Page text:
What do you do when mere drama isn’t enough? When anger isn’t angry enough? When love isn’t lovey enough? When you want not only to underline every word, but to italicize it, boldface it, and write it in all caps in 72 point font? When you want to guarantee that even that old, half-deaf man in the back of the house understands that every word you say is the most imporant, most emotionally fraught, most unbearably meaningful thing ever said by any human anywhere ever?!
In such a case as that, one must resort to melodrama. Melodrama! A drama so dramatic, it makes drama look downright undramatic! The kind of drama that beats you over the head with itself, that yells in your face, that reaches down your throat, grabs your heart in its big, meaty hands, yanks it out, shakes it in your face and squeezes it so goddamn hard it pops! That’s melodrama.
In this week’s Mind Control Double Feature, we dive deep into the melodramatic with two very different movies. Different but for how far over the top they go. Both take off from the get go and never come down. Hold on tight.
Shock Corridor (1963)
Samuel Fuller didn’t screw around with his movies. The man had something to say, and by god he was going to say it. He rose to prominence making war movies and film noirs, but butted heads with studios often. He wanted to explore more controversial ideas, and had to go low budget to do it.
Between such gritty flicks as The Crimson Kimono, Underworld U.S.A., and The Naked Kiss (and a decade after his most famous noir, Pickup On South Street), Fuller wrote, directed, and produced what might be the best movie he ever made.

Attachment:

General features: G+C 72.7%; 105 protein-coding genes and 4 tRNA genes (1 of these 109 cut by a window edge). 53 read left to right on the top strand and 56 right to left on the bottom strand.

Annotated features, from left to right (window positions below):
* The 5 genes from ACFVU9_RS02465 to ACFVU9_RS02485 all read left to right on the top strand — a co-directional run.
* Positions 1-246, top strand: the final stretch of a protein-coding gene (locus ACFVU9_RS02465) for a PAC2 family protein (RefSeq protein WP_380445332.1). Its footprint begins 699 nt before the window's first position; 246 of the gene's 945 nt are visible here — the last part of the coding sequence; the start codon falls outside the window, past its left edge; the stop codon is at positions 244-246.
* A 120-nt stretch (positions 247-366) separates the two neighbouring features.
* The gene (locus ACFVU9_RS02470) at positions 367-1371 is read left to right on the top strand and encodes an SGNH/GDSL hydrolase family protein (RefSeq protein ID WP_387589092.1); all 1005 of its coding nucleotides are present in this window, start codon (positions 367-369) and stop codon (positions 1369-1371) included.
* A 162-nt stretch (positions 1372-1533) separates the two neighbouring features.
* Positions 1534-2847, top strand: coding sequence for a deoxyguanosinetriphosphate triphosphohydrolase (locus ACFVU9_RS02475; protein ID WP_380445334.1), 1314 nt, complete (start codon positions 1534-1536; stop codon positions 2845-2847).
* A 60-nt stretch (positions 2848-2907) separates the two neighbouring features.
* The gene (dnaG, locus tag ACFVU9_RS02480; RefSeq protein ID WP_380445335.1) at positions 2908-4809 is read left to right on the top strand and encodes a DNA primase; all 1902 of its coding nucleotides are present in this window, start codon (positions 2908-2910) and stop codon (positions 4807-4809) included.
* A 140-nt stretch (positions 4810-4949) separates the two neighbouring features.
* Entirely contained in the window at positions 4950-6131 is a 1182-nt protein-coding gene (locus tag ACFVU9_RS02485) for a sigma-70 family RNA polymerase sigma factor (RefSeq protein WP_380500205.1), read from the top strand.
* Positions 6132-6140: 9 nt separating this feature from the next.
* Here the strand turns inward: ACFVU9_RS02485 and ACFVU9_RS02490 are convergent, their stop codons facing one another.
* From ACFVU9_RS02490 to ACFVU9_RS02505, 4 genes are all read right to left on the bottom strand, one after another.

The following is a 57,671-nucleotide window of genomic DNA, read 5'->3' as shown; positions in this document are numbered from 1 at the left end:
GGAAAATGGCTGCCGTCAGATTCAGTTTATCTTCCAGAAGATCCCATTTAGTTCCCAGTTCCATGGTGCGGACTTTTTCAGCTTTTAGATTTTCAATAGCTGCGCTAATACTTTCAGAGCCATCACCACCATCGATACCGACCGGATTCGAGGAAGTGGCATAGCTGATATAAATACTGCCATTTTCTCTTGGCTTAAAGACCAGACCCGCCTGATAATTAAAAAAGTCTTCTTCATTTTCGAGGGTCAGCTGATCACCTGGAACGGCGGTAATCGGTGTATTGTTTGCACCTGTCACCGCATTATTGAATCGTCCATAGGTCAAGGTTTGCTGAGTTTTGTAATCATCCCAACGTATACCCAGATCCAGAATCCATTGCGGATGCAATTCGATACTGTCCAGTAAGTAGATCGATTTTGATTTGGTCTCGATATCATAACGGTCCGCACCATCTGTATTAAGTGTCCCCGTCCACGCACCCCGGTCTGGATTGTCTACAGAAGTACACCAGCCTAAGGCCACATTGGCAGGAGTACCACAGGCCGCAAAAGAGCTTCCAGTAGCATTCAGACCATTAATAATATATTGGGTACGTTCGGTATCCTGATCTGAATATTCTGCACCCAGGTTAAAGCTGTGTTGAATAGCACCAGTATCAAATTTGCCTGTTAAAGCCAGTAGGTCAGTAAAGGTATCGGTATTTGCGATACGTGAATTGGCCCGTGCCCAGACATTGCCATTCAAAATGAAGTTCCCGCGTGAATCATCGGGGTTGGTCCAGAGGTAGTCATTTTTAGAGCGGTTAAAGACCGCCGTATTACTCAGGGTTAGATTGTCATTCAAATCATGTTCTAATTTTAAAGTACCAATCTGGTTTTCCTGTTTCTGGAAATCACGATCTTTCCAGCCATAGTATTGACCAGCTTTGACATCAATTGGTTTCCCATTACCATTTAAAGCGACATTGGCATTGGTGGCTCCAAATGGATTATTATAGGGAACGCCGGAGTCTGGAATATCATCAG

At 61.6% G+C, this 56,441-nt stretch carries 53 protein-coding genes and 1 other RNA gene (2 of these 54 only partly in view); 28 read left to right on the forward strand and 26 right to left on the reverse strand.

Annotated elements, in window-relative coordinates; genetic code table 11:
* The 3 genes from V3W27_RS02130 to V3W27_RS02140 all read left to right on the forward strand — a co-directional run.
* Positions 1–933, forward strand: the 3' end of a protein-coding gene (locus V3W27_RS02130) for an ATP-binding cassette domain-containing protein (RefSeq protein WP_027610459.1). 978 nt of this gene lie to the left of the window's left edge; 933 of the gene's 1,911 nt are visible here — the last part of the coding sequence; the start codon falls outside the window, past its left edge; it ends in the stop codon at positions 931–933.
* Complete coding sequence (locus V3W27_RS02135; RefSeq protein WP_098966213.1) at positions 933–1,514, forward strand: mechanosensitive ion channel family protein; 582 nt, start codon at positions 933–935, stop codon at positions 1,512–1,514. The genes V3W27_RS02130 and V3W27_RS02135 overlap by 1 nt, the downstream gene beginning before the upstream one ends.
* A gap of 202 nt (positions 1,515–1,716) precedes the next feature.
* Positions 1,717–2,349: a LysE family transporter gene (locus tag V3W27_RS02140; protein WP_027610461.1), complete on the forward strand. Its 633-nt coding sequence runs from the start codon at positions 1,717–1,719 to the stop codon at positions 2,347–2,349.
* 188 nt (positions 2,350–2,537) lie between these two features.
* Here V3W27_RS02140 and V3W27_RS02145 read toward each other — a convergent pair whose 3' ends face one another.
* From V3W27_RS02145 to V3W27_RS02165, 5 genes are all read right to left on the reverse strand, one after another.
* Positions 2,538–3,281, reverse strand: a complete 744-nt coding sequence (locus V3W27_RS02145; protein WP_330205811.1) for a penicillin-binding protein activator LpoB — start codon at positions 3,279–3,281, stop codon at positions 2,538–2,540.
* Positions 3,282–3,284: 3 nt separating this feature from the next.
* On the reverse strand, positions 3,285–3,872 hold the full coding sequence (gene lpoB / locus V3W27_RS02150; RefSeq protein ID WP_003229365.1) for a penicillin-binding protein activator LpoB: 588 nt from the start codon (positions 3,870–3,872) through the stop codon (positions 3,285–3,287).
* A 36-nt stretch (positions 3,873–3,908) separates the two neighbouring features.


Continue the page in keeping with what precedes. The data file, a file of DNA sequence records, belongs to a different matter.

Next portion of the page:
Shock Corridor starts off insane and never lets up. I watched the entire movie with my mouth hanging open in disbelief. That is not an exaggeration.
We open with reporter Johnny Barrett (Peter Breck) being quizzed by a psychiatrist. Johnny’s in training, has been for a year, to fool a mental hospital into thinking he’s insane. He wants to be committed. Why? Because a patient was killed inside, and no one knows who did it. Three inmates witnessed it, but they’re nuts. Johnny thinks if he’s in there with them, he can solve the crime, write the story, and win the Pulitzer. He sees his plan as a short-cut to fame, his one goal in life.
With a plan like that, what could go wrong?
I don’t think anyone can watch this movie and not know from scene one what’s going to happen at the end. The great pleasure of Shock Corridor is watching how it happens. Needless to say, it’s a melodramatic journey.
The acting in Shock Corridor is through the roof. Constance Towers plays Johnny’s stripper girlfriend, Cathy. In the opening scene, she actually eats every piece of furniture in the room as she tells Johnny he’s mad to go through with such a plan, a plan that requires her help: she has to go first to the police and claim she’s Johnny’s sister, and that he tried to rape her, and then to the psychiatrist at the hospital, and say Johnny’s wanted her sexually since they were kids.
She goes through with it. Johnny fools the docs. He’s in. But the problem with the madhouse is that everyone in there is mad. Kinda gets in your head, doesn’t it, Johnny?